“The risk is higher,” Nader Mehravari, a senior member of CERT's Cyber Risk Management Team said, “not only because there are more clever adversaries but because there are things that we have done to ourselves.”
CERT has played a historic role in defending the nation's online systems since the first computer virus in 1988. Its researchers uncover vulnerabilities and keep a repository of thousands of others.
One of the biggest risks comes from connecting devices to the Internet that were never supposed to go online, such as industrial control systems and factory monitors, said Joji Montelibano, the technical manager of CERT's Vulnerability Analysis Team. Operators want to check systems from remote computers and smartphones, but that provides an avenue for attack.
Project SHINE, a private research project, found more than 2 million industrial control systems connected to the Internet. More than a third are based in the United States, topping the list of countries.
“The people who conceived of this convenience did not take into account the evil that is out there,” Montelibano said.
Mike Schearer, a network analyst for the consulting company Booz Allen Hamilton near Baltimore, stood in a New York ballroom four years ago and revealed how he had peered into supposedly secure systems.
He had used Shodan — a search engine like Google, but for devices connected to the Internet. Unexpectedly, the program allows hackers to find systems that are not protected. Schearer had stumbled onto the open router for a Florida Internet service provider essentially broadcasting private communications to the public.
He alerted the Internet company and went public, figuring operators would take notice.
It didn't work.
“I'd say it's pretty much wide open,” Schearer told the Tribune-Review. “People haven't really changed their habits. We often say in the computer security world that ‘humans are the weakest link.' They really are.”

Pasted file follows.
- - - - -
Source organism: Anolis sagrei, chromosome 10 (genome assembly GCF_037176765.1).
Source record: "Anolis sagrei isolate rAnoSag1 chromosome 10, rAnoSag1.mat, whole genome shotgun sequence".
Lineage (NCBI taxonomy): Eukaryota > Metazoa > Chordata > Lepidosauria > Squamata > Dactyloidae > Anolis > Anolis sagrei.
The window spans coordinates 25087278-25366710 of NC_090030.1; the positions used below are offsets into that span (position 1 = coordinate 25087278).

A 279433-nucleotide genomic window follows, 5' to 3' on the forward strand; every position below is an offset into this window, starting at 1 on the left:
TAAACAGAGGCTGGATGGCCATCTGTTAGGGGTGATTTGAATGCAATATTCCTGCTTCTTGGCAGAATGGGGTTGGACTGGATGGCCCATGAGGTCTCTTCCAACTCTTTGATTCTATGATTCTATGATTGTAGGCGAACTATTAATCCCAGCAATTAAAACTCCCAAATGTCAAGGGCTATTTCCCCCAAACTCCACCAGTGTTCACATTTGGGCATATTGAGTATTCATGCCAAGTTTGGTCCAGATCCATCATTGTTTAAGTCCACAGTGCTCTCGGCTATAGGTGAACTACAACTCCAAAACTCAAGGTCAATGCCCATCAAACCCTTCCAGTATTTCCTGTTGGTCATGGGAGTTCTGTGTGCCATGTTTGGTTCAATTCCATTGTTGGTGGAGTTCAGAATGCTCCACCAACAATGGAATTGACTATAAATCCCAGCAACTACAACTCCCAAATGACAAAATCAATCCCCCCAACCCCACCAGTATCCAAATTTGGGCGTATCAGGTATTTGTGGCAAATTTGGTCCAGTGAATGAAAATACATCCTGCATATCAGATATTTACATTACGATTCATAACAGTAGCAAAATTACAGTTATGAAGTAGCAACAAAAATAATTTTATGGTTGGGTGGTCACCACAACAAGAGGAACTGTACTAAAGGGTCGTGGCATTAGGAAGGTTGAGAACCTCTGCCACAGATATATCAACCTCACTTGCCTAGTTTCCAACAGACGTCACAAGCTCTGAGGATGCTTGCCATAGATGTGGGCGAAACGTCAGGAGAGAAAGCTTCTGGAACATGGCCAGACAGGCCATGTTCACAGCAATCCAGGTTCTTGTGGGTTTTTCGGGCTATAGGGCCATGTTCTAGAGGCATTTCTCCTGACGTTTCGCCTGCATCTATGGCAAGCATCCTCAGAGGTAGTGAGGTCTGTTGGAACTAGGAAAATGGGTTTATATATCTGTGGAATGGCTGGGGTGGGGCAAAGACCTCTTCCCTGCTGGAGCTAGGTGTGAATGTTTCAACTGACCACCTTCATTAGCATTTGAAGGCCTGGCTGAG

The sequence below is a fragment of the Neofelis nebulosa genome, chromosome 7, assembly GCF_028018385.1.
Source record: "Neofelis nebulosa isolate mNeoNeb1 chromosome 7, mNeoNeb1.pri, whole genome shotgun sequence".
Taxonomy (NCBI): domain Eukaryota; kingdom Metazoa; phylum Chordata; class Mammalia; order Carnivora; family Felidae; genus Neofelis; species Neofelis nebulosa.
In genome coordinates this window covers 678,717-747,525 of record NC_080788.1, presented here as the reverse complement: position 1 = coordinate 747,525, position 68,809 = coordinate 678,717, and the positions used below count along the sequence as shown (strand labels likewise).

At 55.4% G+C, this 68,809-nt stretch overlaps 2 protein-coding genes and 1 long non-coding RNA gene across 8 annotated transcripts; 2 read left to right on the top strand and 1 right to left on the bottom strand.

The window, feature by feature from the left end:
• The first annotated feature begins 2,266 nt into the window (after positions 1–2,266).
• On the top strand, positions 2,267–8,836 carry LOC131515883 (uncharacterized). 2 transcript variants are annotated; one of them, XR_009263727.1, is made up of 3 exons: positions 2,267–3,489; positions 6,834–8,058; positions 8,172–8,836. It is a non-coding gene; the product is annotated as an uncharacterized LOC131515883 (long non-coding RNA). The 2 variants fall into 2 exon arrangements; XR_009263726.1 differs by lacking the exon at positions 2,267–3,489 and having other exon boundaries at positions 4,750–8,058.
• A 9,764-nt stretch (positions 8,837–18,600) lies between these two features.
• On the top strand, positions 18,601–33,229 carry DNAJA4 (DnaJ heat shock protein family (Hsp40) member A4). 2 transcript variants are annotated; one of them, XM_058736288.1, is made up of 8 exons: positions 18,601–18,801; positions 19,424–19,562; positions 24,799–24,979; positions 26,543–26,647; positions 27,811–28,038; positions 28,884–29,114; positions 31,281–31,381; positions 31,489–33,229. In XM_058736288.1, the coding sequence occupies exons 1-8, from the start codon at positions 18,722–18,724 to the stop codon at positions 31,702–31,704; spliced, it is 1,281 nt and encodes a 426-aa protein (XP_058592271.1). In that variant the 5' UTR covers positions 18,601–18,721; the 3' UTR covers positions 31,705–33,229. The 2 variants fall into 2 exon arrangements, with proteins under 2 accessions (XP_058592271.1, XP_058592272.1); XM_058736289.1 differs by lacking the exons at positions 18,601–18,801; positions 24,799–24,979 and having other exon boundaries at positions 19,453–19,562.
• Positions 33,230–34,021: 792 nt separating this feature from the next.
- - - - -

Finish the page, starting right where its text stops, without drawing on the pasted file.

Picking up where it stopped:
The search engine reveals countless webcams connected to the Internet, unwittingly pointed into users' homes, at factory control systems and behind the scenes of office operations. Even people who should know better get caught: The Trib found cameras focused on workers in a New Jersey computer repair shop.
Dan Tentler, a cybersecurity tester based in San Diego, conducted his own investigation of Shodan to snoop on wind farm power meters and heating systems for residential homes. He said he uncovered controls for flow valves at a French hydroelectric plant and for the power and heat boilers in a German resort town. He figured out how to alter streetlights and reroute messages from red-light cameras that record traffic violations.
Still, Tentler does not believe in the potential for a huge attack.
“I kind of hate to be that guy,” he said, “but I have to ask: If these systems have been open and vulnerable for 15-plus years, why haven't the bad guys done bad stuff yet?”
Tentler said be believes the bad guys have too much to lose to disrupt systems they use to creep up on victims. Hackers that might blow up the power grid instead could steal the designs for a power plant or stealth fighter.
That thought helps Fowler, too. She works with CERT's clients to focus less on the digital bogeymen and more on protecting their assets. Governments and corporations, she said, can do a lot more to become more secure.
“There's no reason to drop a nuclear bomb if you can come in through a door or come in through a window,” she said. “Right now, a lot of money is being made — and stolen — by these organizations. And we haven't seen the need for the big cyber 9/11 yet.”
Coming Monday: How the nation's first computer emergency response team was started at Carnegie Mellon University
Andrew Conte is a staff writer for Trib Total Media. He can be reached at [email protected]